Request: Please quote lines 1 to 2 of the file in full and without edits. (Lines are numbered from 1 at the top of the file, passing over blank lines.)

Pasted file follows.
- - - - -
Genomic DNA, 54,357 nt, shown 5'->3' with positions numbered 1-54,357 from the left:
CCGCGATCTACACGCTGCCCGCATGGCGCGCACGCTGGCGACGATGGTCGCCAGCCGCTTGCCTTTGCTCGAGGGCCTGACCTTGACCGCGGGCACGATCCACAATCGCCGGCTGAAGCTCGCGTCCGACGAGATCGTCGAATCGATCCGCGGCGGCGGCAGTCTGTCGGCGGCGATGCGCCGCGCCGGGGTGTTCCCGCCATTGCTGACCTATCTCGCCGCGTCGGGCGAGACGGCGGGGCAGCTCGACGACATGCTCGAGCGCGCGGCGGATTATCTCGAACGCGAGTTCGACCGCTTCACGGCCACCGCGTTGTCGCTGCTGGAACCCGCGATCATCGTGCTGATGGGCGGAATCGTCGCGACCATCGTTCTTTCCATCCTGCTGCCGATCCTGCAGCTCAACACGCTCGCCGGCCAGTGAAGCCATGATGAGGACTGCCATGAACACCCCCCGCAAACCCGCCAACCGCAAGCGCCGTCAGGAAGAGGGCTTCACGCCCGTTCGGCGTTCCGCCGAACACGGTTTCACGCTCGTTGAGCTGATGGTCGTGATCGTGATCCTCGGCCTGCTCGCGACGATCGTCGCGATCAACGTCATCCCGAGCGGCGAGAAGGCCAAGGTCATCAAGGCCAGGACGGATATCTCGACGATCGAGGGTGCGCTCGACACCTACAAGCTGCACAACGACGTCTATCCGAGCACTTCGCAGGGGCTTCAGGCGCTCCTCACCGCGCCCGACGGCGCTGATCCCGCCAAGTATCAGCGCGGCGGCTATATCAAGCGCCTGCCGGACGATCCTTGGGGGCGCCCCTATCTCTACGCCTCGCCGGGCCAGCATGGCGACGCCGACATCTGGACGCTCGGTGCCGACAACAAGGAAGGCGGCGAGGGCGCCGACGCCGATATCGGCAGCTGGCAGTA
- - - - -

Genomic DNA, 54,357 nt, shown 5'->3' with positions numbered 1-54,357 from the left:
CCGCGATCTACACGCTGCCCGCATGGCGCGCACGCTGGCGACGATGGTCGCCAGCCGCTTGCCTTTGCTCGAGGGCCTGACCTTGACCGCGGGCACGATCCACAATCGCCGGCTGAAGCTCGCGTCCGACGAGATCGTCGAATCGATCCGCGGCGGCGGCAGTCTGTCGGCGGCGATGCGCCGCGCCGGGGTGTTCCCGCCATTGCTGACCTATCTCGCCGCGTCGGGCGAGACGGCGGGGCAGCTCGACGACATGCTCGAGCGCGCGGCGGATTATCTCGAACGCGAGTTCGACCGCTTCACGGCCACCGCGTTGTCGCTGCTGGAACCCGCGATCATCGTGCTGATGGGCGGAATCGTCGCGACCATCGTTCTTTCCATCCTGCTGCCGATCCTGCAGCTCAACACGCTCGCCGGCCAGTGAAGCCATGATGAGGACTGCCATGAACACCCCCCGCAAACCCGCCAACCGCAAGCGCCGTCAGGAAGAGGGCTTCACGCCCGTTCGGCGTTCCGCCGAACACGGTTTCACGCTCGTTGAGCTGATGGTCGTGATCGTGATCCTCGGCCTGCTCGCGACGATCGTCGCGATCAACGTCATCCCGAGCGGCGAGAAGGCCAAGGTCATCAAGGCCAGGACGGATATCTCGACGATCGAGGGTGCGCTCGACACCTACAAGCTGCACAACGACGTCTATCCGAGCACTTCGCAGGGGCTTCAGGCGCTCCTCACCGCGCCCGACGGCGCTGATCCCGCCAAGTATCAGCGCGGCGGCTATATCAAGCGCCTGCCGGACGATCCTTGGGGGCGCCCCTATCTCTACGCCTCGCCGGGCCAGCATGGCGACGCCGACATCTGGACGCTCGGTGCCGACAACAAGGAAGGCGGCGAGGGCGCCGACGCCGATATCGGCAGCTGGCAGTA